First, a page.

In many respects, the northern colonies had the greatest difficulty in providing a nutritious, varied diet throughout the year. Although fruits, berries, and summer vegetables were plentiful from the midsummer to early fall, proving vitamin-rich foodstuffs, during the winter and spring took special care. Many food items, of course, could be stored in relatively simple root cellars – where winter temperatures hovered between 30 and 40 degrees. In especially cold weather, a large tub of water was placed on the floor. This water gave off heat as it froze, which kept the vegetables safe. Turnips, beets and squash were kept in the driest areas. Carrots would keep anywhere. Cabbages and celery were buried in sand, cauliflower was set in holes and covered with straw, while cranberries were floated in water in a tub. Other crops were arranged loosely on slatted shelves for free air circulation, sometimes lying on straw.
Some vegetables, such as summer squash and potatoes, kept better at somewhat higher temperatures, and these were usually stored in the dark basement of the home. Temperatures between 50 and 60 degrees were ideal.
Eggs could also be stored in the root cellar, or in the basement of the house. Two methods were common. In one, the eggs (which the housewife was instructed to collect “in fine weather”) were dipped in boiling water for 20 seconds, then coated all over with butter or “sweet oil” (glycerin) and packed in sawdust. They would keep this way for some two to three weeks. Other housewives kept their eggs in crocks, submerged in “water glass” (sodium silicate). In this technique, it was important not to wash the eggs first, since their shells possess a natural coating which prevented the water glass from penetrating through the shell and ruining the egg. Even stored at room temperature, such eggs would keep for several months, while the hens sulked through the dark winter days.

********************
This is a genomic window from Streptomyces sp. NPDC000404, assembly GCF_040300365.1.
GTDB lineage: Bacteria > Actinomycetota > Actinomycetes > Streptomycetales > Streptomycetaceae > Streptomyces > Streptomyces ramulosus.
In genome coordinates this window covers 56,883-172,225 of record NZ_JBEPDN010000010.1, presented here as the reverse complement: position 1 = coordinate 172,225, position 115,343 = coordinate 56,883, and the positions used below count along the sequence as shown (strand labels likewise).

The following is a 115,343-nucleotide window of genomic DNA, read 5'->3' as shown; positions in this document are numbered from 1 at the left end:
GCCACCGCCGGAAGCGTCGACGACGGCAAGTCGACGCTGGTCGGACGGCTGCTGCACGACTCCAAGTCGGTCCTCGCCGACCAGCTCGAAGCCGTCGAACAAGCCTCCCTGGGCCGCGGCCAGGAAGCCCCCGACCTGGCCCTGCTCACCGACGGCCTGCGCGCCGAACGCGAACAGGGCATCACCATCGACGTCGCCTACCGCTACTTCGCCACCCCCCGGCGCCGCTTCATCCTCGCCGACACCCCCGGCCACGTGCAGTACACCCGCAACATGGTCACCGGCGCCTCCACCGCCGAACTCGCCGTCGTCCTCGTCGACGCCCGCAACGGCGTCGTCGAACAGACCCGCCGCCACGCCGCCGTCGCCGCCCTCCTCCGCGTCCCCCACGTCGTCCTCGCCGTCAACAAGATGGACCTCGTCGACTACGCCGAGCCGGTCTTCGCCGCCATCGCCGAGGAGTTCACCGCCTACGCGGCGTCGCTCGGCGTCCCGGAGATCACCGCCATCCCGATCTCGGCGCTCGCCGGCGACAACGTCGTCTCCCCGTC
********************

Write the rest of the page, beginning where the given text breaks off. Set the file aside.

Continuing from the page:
If a family didn’t have room for a root cellar, it could accomplish somewhat the same effect with a pit, with the vegetables in layers separated by straw, and the whole covered with earth. Obviously, retrieving vegetables thus buried was a messy chore, and needed careful planning.
Under either type of storage, frequent examination was necessary, in order to detect spoilage and eliminate those items of fruit or vegetables which had gone rotten. The proverb about “one rotten apple spoiling the barrel” was not taken lightly! In fact, many housewives wouldn’t put apples in barrels, but spread them out, in order to “pick them over” more easily as the winter progressed. Spoiling apples were cut up, and the good parts made into applesauce as the winter progressed. Early cookbooks instructed the housewife to add a teaspoon of tartaric acid to the apples when making sauce late in the winter, as the apples lost their flavor. New Englanders even had a name for the period after the vegetables had spoiled or been used up, but before the dandelion greens appeared. They called it “the six weeks want.”
In the South, storage of this sort was less necessary, and the typical New England vegetables such as Hubbard squash and turnips were rarely seen on Southern menus.
To Be Continued…